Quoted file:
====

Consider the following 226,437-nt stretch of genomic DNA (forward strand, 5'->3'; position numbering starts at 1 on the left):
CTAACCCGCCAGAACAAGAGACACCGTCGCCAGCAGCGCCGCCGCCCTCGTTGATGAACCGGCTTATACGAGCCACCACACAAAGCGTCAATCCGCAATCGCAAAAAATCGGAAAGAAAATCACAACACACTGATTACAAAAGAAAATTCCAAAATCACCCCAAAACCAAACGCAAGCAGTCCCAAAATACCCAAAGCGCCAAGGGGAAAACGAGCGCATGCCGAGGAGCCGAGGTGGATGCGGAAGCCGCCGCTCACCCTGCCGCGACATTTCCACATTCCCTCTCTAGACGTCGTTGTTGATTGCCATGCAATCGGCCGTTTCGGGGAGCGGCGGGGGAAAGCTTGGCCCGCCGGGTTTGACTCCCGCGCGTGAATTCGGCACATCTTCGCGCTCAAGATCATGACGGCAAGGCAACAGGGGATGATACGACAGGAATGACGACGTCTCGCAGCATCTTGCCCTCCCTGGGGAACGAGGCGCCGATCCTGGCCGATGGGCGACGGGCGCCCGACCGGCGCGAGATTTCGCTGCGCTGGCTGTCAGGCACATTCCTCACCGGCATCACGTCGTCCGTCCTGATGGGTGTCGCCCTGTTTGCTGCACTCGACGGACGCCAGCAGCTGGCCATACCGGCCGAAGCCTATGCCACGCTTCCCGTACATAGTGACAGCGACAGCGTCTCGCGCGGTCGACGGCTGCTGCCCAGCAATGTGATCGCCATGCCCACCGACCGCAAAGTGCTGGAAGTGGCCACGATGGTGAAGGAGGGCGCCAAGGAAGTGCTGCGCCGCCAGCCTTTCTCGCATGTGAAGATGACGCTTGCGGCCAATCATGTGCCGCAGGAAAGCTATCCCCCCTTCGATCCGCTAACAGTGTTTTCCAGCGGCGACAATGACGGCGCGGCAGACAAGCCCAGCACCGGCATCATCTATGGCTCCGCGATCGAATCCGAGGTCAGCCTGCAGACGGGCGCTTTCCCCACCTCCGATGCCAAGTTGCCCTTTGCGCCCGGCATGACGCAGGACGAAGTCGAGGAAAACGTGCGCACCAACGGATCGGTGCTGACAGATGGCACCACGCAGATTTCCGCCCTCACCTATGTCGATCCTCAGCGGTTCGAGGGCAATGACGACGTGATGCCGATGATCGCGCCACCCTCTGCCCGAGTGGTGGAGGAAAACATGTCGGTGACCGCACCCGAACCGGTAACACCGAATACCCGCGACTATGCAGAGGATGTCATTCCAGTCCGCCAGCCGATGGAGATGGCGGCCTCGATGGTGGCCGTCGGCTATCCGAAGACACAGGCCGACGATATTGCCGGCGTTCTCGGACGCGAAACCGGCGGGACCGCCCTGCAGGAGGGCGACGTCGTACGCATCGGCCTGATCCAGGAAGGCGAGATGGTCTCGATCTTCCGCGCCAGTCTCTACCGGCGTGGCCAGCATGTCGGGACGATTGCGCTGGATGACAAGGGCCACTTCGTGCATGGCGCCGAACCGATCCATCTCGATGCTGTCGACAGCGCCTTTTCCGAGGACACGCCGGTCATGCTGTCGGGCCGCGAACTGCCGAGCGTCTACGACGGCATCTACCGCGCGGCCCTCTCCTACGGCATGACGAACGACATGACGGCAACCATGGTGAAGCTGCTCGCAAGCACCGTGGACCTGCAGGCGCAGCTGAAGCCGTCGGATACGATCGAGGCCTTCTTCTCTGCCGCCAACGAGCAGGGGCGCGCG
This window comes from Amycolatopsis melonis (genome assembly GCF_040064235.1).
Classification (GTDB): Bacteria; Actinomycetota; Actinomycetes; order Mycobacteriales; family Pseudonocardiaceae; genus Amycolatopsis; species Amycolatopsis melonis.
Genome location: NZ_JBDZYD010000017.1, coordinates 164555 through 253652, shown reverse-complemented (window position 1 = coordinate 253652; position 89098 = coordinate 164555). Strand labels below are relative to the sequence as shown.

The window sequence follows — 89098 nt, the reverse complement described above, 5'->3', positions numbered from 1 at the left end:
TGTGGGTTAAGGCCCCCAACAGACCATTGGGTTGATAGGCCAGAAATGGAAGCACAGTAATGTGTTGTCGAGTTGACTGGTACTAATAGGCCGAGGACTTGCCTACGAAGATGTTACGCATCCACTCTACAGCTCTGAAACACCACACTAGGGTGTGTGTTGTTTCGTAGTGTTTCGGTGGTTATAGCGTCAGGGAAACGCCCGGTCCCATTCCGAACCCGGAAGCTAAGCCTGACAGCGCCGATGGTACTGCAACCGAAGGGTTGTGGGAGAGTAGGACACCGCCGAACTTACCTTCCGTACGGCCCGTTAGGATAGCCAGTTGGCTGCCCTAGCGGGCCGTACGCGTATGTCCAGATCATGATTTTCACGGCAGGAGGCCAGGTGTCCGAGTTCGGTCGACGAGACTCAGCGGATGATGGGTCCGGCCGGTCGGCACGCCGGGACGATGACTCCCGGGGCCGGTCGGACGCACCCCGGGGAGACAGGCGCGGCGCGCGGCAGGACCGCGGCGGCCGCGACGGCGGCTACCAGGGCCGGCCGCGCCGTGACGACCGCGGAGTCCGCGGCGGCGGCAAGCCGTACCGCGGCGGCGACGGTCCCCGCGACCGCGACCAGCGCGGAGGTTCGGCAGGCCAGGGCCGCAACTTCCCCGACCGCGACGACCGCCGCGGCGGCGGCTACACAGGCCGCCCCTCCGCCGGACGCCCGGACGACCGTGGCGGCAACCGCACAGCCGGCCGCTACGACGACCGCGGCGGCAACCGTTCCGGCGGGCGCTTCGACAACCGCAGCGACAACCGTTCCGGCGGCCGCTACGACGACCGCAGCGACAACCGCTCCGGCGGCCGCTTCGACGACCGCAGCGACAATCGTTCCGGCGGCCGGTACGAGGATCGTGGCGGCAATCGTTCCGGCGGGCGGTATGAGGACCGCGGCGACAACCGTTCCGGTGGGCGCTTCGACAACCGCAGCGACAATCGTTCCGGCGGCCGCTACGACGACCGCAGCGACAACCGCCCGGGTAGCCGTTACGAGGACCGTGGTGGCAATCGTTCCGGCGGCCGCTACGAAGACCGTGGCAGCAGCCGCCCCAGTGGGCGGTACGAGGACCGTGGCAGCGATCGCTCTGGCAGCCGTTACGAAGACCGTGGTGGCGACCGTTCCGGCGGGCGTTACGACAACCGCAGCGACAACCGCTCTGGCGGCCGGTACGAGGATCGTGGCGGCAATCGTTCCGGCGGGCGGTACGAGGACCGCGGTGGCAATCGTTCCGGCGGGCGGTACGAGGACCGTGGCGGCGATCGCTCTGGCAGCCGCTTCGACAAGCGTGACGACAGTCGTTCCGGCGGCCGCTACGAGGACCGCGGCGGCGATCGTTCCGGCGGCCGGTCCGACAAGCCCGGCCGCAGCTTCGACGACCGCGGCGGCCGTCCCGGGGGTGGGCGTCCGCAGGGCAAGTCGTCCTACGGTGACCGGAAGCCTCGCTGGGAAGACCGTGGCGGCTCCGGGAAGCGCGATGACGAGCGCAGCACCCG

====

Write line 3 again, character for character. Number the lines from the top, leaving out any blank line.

This window comes from Amycolatopsis melonis (genome assembly GCF_040064235.1).